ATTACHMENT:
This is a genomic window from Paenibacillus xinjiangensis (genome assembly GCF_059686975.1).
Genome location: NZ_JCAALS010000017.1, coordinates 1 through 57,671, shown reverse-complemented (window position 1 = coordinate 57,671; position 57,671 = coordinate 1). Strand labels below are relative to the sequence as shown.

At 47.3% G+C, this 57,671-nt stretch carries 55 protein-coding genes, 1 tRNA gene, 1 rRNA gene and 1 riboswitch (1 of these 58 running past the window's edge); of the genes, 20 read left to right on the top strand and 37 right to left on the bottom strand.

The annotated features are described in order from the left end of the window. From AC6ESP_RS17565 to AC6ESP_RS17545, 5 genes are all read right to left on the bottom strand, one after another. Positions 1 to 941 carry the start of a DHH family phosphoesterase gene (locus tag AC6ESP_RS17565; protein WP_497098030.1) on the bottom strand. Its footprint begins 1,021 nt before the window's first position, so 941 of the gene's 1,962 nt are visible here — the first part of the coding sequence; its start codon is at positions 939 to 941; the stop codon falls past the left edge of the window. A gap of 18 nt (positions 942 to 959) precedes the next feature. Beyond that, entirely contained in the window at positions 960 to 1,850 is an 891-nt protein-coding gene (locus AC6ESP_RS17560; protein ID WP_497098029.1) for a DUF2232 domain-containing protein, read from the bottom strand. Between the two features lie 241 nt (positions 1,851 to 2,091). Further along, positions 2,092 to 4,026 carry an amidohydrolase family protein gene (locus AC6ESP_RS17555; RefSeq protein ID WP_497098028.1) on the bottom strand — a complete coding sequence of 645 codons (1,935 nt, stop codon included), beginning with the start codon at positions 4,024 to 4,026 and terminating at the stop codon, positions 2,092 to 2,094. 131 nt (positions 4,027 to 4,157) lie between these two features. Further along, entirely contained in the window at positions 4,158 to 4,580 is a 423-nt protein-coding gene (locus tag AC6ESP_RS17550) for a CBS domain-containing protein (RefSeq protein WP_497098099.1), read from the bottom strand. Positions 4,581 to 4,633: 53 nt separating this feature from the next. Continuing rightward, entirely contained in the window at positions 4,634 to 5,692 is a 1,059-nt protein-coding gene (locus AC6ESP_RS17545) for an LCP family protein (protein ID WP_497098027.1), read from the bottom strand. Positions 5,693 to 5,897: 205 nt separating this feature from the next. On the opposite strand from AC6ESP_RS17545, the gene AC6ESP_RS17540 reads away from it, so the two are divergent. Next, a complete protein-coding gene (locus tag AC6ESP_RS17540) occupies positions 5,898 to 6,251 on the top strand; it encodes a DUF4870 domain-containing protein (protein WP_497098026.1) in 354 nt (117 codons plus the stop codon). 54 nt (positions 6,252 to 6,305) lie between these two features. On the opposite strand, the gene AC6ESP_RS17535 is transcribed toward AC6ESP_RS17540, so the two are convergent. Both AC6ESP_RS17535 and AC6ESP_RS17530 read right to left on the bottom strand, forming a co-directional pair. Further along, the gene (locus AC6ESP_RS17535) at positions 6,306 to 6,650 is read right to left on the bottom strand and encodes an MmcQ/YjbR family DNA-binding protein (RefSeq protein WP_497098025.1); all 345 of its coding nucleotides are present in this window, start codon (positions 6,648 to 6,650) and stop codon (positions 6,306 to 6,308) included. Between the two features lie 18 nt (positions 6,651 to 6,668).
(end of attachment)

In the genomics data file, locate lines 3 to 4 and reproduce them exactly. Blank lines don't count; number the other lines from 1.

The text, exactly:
At 47.3% G+C, this 57,671-nt stretch carries 55 protein-coding genes, 1 tRNA gene, 1 rRNA gene and 1 riboswitch (1 of these 58 running past the window's edge); of the genes, 20 read left to right on the top strand and 37 right to left on the bottom strand.

The annotated features are described in order from the left end of the window. From AC6ESP_RS17565 to AC6ESP_RS17545, 5 genes are all read right to left on the bottom strand, one after another. Positions 1 to 941 carry the start of a DHH family phosphoesterase gene (locus tag AC6ESP_RS17565; protein WP_497098030.1) on the bottom strand. Its footprint begins 1,021 nt before the window's first position, so 941 of the gene's 1,962 nt are visible here — the first part of the coding sequence; its start codon is at positions 939 to 941; the stop codon falls past the left edge of the window. A gap of 18 nt (positions 942 to 959) precedes the next feature. Beyond that, entirely contained in the window at positions 960 to 1,850 is an 891-nt protein-coding gene (locus AC6ESP_RS17560; protein ID WP_497098029.1) for a DUF2232 domain-containing protein, read from the bottom strand. Between the two features lie 241 nt (positions 1,851 to 2,091). Further along, positions 2,092 to 4,026 carry an amidohydrolase family protein gene (locus AC6ESP_RS17555; RefSeq protein ID WP_497098028.1) on the bottom strand — a complete coding sequence of 645 codons (1,935 nt, stop codon included), beginning with the start codon at positions 4,024 to 4,026 and terminating at the stop codon, positions 2,092 to 2,094. 131 nt (positions 4,027 to 4,157) lie between these two features. Further along, entirely contained in the window at positions 4,158 to 4,580 is a 423-nt protein-coding gene (locus tag AC6ESP_RS17550) for a CBS domain-containing protein (RefSeq protein WP_497098099.1), read from the bottom strand. Positions 4,581 to 4,633: 53 nt separating this feature from the next. Continuing rightward, entirely contained in the window at positions 4,634 to 5,692 is a 1,059-nt protein-coding gene (locus AC6ESP_RS17545) for an LCP family protein (protein ID WP_497098027.1), read from the bottom strand. Positions 5,693 to 5,897: 205 nt separating this feature from the next. On the opposite strand from AC6ESP_RS17545, the gene AC6ESP_RS17540 reads away from it, so the two are divergent. Next, a complete protein-coding gene (locus tag AC6ESP_RS17540) occupies positions 5,898 to 6,251 on the top strand; it encodes a DUF4870 domain-containing protein (protein WP_497098026.1) in 354 nt (117 codons plus the stop codon). 54 nt (positions 6,252 to 6,305) lie between these two features. On the opposite strand, the gene AC6ESP_RS17535 is transcribed toward AC6ESP_RS17540, so the two are convergent. Both AC6ESP_RS17535 and AC6ESP_RS17530 read right to left on the bottom strand, forming a co-directional pair. Further along, the gene (locus AC6ESP_RS17535) at positions 6,306 to 6,650 is read right to left on the bottom strand and encodes an MmcQ/YjbR family DNA-binding protein (RefSeq protein WP_497098025.1); all 345 of its coding nucleotides are present in this window, start codon (positions 6,648 to 6,650) and stop codon (positions 6,306 to 6,308) included. Between the two features lie 18 nt (positions 6,651 to 6,668).